No, it isn’t a flying BB-8. Int-Ball is the Japanese Space Agency’s (JAXA) grapefruit-sized camera drone deployed in the Japanese Experiment Module1 attached to the International Space Station. Its full name is JEM Internal Ball Camera. Int-Ball functions autonomously under the direction of ground crews at the JAXA Tsukuba Space Center. Its function is to record images and video for real-time viewing back on Earth. The device uses existing drone technology and its structure is made from 3D printed components.
JAXA estimates that 1-kilogram (2.2-pound) Int-Ball can replace nearly all of the onboard crew’s time spent recording images and video, which is approximately 10% of their total working time. It utilizes ultrasonic and inertial sensors, as well as image-based navigation to make its way between tasks. An array of twelve small fans allow the drone to maneuver in any direction, as well as to hold completely steady in the weightless environment.
A planned future version of the drone will perform additional monitoring tasks to free up even more astronaut working time.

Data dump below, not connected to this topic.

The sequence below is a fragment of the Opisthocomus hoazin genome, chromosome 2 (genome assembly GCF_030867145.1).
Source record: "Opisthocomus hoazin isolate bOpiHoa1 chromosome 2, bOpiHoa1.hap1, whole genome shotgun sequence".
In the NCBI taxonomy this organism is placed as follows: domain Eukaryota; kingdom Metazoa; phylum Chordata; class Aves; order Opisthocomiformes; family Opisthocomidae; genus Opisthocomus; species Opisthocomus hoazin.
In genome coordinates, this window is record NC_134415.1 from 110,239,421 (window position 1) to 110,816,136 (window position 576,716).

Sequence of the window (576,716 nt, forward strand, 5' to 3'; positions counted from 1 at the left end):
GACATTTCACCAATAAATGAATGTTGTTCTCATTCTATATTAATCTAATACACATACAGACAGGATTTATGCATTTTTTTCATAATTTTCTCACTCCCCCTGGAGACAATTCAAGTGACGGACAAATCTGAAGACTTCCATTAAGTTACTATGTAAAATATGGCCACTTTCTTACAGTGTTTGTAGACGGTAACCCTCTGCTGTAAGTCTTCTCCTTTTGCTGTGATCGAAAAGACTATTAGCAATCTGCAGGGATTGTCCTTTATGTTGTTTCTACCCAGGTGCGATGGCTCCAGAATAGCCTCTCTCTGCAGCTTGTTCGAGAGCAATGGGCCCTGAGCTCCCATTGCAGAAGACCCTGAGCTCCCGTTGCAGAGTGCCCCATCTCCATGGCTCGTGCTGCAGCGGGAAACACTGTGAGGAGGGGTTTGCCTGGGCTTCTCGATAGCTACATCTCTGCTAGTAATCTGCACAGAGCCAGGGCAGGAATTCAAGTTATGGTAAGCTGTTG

Check out this video for some footage of Int-Ball in action.
In September of 2011, China launched its first prototype space station. Tiangong-1 (translated into English: “Heavenly Palace 1”), was in operation until March 2016. During its operational history, it received three of visits by the China National Space Administration (CNSA). The unmanned Shenzou 8 docked with Tiangong-1 in November 2011, followed by two crewed missions: Shenzou 9 docked in June 2012, and Shenzou 10 in June 2013. China’s first two female astronauts participated in the crewed Shenzou missions to the space station: Liu Yang, China’s first woman in space, went up with Shnenzou 9, and Wang Yaping hitched a ride on Shenzou 10.
In March of 2016, CNSA announced that they had retired the station and included a vague comment about losing communications with Tiangong-1. Amateur astronomers observing the station began to suspect that CNSA had lost any ability to control the station; it had gone rogue. In September of 2016, CNSA admitted that they had no control over the space station and that they expected it to burn up in the Earth’s atmosphere by the end of 2017.
Previous and calculated future altitude of Tiangong-1 – Source: Aerospace.org
The Aerospace Corporation, a California nonprofit corporation that provides technical guidance and advice on space missions, predicts that Tiangong-1 will re-enter the Earth’s atmosphere between December 2017 and March 2018. In an interview with Newsweek, senior member of the technical staff for The Aerospace Corporation, Andrew Abraham stated that they track the “data closely and perform re-entry calculations on a regular basis to monitor any changes in the space station’s orbit or decay rate.”
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